It’s understandable to think that you may not need to be as vigilant with contraception as you approach the menopause but Food Scientist and Nutritionist Susie Debice reviews some of the risks and offers some sensible advice…
The menopause is the time it takes for your body to reach the end of your fertility phase of life. But when it comes to contraception – it’s not as black and white as some women would like it to be. You may think that as soon as you get your first sign of a hot flush or night sweat that you can toss your contraceptive pills and condoms to one side. However, this would be a mistake if you’re wanting to avoid any little fertility surprises in your late 40s or early 50s.
Late pregnancy risks
You see your fertility doesn’t end with the arrival of your first menopausal symptoms, in fact it can be several years – we’re talking 4-10 years – from the start of your menopausal symptoms to the actual end of your periods. This half to full decade is called the perimenopause and during this time you definitely need to keep on top of your contraception. Towards the end of your fertile years you are releasing the lowest quality and most aged eggs but that doesn’t mean that these eggs can’t get fertilised it just means that the genetic information they contain isn’t as pure or as high quality as the eggs that you released in your teens and 20s. This is why naturally conceived pregnancies in a woman’s 40s tend to have a much higher risk of complications for the mother and baby.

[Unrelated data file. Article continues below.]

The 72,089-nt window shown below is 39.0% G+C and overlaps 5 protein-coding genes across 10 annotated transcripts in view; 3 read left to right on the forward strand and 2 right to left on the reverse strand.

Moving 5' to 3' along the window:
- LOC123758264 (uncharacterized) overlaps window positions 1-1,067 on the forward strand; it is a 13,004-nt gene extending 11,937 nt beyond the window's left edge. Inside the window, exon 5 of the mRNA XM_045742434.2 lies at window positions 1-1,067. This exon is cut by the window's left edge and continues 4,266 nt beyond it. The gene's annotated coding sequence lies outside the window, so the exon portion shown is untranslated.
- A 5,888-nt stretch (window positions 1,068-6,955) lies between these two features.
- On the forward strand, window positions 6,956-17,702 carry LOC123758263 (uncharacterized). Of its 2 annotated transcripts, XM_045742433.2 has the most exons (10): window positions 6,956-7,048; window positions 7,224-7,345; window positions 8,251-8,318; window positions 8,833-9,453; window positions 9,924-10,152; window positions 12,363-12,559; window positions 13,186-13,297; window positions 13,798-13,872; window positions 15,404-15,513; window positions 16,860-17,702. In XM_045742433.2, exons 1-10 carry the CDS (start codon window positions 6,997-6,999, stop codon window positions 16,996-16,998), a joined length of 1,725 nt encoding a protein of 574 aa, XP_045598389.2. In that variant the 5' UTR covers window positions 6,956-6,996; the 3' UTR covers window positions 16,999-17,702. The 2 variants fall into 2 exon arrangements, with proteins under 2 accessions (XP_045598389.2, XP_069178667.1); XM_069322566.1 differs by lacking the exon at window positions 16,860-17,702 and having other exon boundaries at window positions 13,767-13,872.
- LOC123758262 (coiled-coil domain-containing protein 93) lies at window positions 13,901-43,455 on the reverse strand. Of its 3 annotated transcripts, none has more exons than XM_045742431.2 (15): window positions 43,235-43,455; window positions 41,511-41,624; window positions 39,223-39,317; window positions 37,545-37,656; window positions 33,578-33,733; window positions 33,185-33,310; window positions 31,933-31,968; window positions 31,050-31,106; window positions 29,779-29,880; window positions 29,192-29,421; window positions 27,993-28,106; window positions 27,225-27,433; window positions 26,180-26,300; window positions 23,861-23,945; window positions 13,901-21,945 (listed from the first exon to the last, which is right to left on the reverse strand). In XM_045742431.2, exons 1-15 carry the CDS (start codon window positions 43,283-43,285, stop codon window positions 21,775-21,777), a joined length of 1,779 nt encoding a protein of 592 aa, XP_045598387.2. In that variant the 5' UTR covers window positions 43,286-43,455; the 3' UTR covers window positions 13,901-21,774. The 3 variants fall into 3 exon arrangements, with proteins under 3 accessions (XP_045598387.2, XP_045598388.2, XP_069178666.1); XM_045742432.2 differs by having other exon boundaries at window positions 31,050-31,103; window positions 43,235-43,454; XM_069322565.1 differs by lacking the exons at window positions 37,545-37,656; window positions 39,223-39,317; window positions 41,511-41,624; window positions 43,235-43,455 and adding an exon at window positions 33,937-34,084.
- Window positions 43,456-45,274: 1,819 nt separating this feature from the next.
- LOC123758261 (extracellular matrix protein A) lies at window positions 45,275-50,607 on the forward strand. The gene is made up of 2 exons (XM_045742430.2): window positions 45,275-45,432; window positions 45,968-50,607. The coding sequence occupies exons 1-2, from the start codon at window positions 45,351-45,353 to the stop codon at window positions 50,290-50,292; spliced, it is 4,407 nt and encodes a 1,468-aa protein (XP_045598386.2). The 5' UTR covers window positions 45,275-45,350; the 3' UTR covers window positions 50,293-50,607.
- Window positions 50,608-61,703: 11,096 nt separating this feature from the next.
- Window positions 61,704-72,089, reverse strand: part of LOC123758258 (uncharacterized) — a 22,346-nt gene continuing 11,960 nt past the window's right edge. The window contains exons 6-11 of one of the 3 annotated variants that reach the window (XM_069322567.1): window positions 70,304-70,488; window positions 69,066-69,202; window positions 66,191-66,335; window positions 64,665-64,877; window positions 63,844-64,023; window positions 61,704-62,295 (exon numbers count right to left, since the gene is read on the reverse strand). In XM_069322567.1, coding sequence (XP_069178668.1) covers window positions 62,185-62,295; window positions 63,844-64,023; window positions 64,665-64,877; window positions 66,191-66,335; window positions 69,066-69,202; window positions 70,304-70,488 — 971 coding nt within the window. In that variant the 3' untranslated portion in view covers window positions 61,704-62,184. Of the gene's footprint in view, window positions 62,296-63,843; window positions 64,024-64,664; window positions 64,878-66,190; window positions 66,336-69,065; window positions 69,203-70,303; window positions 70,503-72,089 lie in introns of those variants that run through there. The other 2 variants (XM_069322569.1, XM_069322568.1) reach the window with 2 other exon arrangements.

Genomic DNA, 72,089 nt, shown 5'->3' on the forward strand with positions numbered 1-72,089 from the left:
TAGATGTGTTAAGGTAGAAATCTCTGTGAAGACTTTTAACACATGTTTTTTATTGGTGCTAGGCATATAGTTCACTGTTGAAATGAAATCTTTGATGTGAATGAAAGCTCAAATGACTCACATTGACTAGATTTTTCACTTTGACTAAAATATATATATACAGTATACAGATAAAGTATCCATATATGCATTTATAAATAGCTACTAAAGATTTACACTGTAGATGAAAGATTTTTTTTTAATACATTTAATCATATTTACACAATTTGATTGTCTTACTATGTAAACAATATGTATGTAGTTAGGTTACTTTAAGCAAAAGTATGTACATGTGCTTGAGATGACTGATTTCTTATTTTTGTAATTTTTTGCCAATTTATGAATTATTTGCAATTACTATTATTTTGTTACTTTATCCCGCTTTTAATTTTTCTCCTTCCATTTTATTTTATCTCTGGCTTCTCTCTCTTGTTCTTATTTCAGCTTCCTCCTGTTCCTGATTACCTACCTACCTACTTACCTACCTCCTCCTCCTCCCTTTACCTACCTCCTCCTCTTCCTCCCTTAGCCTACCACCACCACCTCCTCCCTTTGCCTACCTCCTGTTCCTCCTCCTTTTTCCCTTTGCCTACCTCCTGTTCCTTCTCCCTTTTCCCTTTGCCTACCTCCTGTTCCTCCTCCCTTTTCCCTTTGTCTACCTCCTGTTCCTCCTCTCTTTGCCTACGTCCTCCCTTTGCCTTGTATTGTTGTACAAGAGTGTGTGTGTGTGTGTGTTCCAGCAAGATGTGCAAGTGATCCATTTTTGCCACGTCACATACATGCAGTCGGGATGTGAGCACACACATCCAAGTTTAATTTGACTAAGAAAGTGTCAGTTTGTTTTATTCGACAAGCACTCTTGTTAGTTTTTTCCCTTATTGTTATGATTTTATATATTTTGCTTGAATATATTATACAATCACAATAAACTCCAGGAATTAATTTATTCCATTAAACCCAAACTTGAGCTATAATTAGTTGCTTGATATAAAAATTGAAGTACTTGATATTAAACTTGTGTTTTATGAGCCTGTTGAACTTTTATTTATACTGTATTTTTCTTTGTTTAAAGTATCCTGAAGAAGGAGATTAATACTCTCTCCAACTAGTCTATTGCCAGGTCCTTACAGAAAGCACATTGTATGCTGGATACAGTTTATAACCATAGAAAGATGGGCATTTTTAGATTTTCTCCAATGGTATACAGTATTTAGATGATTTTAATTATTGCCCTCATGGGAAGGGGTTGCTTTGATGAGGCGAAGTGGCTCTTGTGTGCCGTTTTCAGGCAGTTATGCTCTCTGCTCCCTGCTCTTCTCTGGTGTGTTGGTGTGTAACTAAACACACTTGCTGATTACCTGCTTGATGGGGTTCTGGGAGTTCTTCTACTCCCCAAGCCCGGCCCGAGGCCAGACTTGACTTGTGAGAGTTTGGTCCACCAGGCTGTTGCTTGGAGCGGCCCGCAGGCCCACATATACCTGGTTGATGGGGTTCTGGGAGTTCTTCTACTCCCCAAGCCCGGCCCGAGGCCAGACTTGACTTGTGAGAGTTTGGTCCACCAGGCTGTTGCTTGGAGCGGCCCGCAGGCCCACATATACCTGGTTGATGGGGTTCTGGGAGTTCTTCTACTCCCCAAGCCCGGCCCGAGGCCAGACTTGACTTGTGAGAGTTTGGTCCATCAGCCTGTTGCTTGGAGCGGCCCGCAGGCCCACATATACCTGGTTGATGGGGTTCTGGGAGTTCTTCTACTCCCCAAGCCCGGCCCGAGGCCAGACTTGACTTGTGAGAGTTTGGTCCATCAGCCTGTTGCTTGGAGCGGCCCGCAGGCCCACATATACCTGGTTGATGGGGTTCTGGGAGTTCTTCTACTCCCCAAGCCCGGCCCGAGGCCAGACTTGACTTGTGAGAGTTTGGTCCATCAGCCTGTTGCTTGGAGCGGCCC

As you progress through your perimenopause you are likely to go through phases where your periods are closer together and heavier than normal, or completely irregular, and finally they may become more spaced out or you skip a few and they may be much lighter than normal. These changes make it very hard to predict when you are ovulating, and changes in vaginal mucus which you may have previously used as an ovulation indication may also no longer be appropriate or accurate. So, the techniques used for avoiding pregnancy without the use of contraception are also becoming flawed.
Contraceptives and hormones
You may have come the end of a 5 or 10 year coil or implant and be questioning if there is any point in having a new one fitted if you are already showing signs of the perimenopause. This is a decision that you and your partner need to make together. Being hormone free leading up to the menopause has some advantages for some women for finding their own natural rhythm and embracing a more natural menopause. Or for other women carrying on with hormone-based contraception, be it a coil, implant or pill helps smooth over the symptoms they are experiencing. If you decide to come off your contraception then it is highly advisable to use a barrier method until the menopause is complete. If you choose to go the natural route then remember that if your symptoms start to escalate and the normal lifestyle, diet and supplement recommendation for the menopause doesn’t give you enough relief, then you can always choose to talk to your GP about starting BHRT (bioidentical hormone replacement therapy) or HRT (traditional hormone replacement therapy) to help you better manage your symptoms.
No contraception needed
I expect you are wondering when can you stop using contraception? Well, you are officially through the menopause once you are symptom free and your periods are ceased for 12 months (if you are over 50 years old) or 24 months (if you are younger than 50). It’s at this point you could be confident that your fertility has ended, and you would no longer need contraception. Unfortunately, some of the symptoms of the menopause include low libido, vaginal dryness and painful intercourse which may put a dampener on your love life. Talking about these things with your partner and using natural lubricants may help to keep your intimacy alive.